Bipolar disorder (BD) can cause a great deal of suffering for individuals with the disorder and their families due to the acute mood episodes that also include a high risk of suicide, and the cognitive difficulties that can contribute to disability and impair prognosis. Unfortunately, the mechanisms underlying the acute mood episodes and the vulnerability to the switch between mood states, as well as cognitive dysfunction in the disorder, are not known, and current medications are often ineffective in treating mood episodes and cognitive difficulties. In order to provide more effective treatments for the mood episodes and cognitive difficulties in BD, and potentially prevent or reduce the onset or severity of acute episodes, it is necessary to elucidate the molecular mechanisms that underlie these features of the disorder. Preclinical and clinical evidence implicates the glutamatergic neurotransmitter system in BD, including data from magnetic resonance spectroscopy (MRS) studies showing altered levels of glutamate in depression or mania as compared to control group and positron emission tomography (PET) data from our group implicating the metabotropic glutamatergic receptors (mGluR5) in depressed and elevated mood states of BD. Unfortunately, most of the preclinical and clinical data come from studies of individuals with BD in the depressed mood state, and data during elevated mood state is sparse, limiting our understanding of the glutamatergic involvement in BD, and specifically its role in affective cycling. Thus, we propose an innovative study to examine glutamate neurotransmission (i.e., glutamate-glutamine cycling) in the prefrontal region of individuals with BD who are in depressed mood state or elevated mood state, and compare to healthy controls. State of the art isotopic 13C- MRS imaging with 13C-glucose methods will be used to measure glutamate neurotransmission in individuals with BD in depressed and elevated (manic/hypomanic) mood states and compare to those in healthy control individuals. The relationships between glutamate neurotransmission and glutamate levels will be correlated with measures of depressive and elevated mood symptoms, as well as with measures of PFC-related executive cognitive control of behavior. It is hypothesized that glutamate neurotransmission will be decreased in depression (and corresponding to higher glutamate levels during BD depression) but increased in elevated mood states (corresponding to lower glutamate levels during BD mania). We also hypothesize that the degree of abnormalities in the glutamate neurotransmission will be associated with the severity of mood symptoms and cognitive difficulties. These multidisciplinary results could lead to breakthrough in elucidating a process that may be important in the pathophysiology of BD, and one that can serve as a target for novel approaches for improved detection, treatment and prevention of BD.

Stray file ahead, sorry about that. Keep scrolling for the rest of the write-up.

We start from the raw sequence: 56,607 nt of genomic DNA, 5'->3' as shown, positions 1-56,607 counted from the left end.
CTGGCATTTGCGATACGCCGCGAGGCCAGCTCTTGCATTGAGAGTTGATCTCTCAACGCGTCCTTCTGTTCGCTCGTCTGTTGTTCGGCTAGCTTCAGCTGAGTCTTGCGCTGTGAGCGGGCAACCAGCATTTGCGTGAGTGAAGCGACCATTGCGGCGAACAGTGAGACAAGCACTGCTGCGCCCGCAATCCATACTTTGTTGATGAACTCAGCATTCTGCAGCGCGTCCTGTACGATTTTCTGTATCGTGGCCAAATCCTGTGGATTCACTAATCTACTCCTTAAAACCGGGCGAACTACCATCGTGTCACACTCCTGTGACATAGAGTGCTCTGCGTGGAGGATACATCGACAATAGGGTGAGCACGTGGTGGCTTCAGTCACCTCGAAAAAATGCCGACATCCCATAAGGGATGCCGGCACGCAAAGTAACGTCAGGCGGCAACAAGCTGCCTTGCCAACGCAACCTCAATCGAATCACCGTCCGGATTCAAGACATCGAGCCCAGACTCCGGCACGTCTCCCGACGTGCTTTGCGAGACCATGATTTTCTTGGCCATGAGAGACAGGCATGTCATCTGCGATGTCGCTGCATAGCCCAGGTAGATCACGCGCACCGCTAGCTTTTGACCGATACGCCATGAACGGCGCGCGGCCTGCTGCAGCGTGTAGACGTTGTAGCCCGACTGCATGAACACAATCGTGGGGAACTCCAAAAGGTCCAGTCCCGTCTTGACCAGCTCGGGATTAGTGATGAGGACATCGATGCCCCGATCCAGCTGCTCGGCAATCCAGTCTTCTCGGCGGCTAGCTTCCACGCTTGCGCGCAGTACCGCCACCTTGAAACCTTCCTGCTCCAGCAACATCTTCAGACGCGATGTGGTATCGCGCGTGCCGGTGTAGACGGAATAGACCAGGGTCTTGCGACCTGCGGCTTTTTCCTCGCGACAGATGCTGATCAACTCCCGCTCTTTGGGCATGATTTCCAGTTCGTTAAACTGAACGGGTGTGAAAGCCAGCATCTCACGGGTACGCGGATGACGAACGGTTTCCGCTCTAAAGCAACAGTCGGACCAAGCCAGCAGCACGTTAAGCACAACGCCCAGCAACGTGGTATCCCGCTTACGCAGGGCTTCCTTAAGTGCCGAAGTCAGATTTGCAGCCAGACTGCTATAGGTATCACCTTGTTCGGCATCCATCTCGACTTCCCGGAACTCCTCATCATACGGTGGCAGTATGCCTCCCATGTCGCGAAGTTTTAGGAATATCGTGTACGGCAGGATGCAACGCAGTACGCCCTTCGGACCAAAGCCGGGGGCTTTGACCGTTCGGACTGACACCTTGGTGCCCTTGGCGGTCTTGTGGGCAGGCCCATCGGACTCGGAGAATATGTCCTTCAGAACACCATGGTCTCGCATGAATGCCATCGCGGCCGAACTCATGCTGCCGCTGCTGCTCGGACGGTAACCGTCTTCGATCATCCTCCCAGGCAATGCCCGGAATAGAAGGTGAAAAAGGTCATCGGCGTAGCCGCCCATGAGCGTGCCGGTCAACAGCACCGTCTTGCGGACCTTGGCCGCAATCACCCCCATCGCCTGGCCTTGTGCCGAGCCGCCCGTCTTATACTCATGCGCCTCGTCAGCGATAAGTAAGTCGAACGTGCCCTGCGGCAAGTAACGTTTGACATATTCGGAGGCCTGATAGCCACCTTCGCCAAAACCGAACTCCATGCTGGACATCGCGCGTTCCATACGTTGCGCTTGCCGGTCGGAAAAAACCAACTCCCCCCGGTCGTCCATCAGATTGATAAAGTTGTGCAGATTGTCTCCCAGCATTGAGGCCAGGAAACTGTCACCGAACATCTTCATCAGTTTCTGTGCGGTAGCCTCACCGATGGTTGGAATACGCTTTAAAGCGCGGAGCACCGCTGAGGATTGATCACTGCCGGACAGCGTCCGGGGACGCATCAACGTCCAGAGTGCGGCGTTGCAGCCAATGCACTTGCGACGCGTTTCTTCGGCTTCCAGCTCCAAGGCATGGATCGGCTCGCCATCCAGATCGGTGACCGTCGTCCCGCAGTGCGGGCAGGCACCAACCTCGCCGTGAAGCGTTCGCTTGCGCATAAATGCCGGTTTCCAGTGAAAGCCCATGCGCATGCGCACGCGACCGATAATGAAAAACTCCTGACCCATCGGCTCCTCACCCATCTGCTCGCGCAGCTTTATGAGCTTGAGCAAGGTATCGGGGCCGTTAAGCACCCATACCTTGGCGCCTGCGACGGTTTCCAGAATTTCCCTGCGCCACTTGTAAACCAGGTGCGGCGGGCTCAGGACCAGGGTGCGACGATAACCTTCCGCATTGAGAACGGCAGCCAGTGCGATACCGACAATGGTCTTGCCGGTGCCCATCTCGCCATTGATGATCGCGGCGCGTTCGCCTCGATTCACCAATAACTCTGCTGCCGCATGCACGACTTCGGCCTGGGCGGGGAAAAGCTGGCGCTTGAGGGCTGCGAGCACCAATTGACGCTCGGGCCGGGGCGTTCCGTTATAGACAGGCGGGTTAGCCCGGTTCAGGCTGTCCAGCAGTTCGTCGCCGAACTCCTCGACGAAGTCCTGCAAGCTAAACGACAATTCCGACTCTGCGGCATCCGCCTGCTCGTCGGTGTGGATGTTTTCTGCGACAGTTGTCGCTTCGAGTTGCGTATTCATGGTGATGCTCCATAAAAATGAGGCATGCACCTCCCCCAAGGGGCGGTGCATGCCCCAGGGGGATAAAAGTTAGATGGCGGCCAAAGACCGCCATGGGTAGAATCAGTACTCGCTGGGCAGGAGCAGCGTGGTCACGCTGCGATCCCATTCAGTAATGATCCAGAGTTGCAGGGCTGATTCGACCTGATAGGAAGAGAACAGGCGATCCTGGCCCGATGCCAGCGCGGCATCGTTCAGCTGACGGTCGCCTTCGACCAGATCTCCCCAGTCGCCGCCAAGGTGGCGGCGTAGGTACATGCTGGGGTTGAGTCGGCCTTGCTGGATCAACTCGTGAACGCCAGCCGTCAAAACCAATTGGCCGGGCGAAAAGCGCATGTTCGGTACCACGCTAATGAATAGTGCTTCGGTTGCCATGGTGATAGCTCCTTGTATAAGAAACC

Bipolar disorder is associated with suffering, disability, other medical morbidity and early mortality owing to suicide and evidence suggests untreated episodes can worsen course and prognosis. There is a strong suggestion for glutamatergic system involvement in bipolar disorder; however, our understanding of the effects of glutamate neurotransmission and levels on mood cycling and cognitive dysregulation is limited, thus limiting application of more effective treatments. We plan a multidisciplinary approach using magnetic resonance spectroscopy brain scanning and symptom and cognitive assessments of individuals with bipolar disorder during depression and elevated mood states to investigate whether alterations in glutamate neurotransmission underlie the affective cycling and cognitive deficits.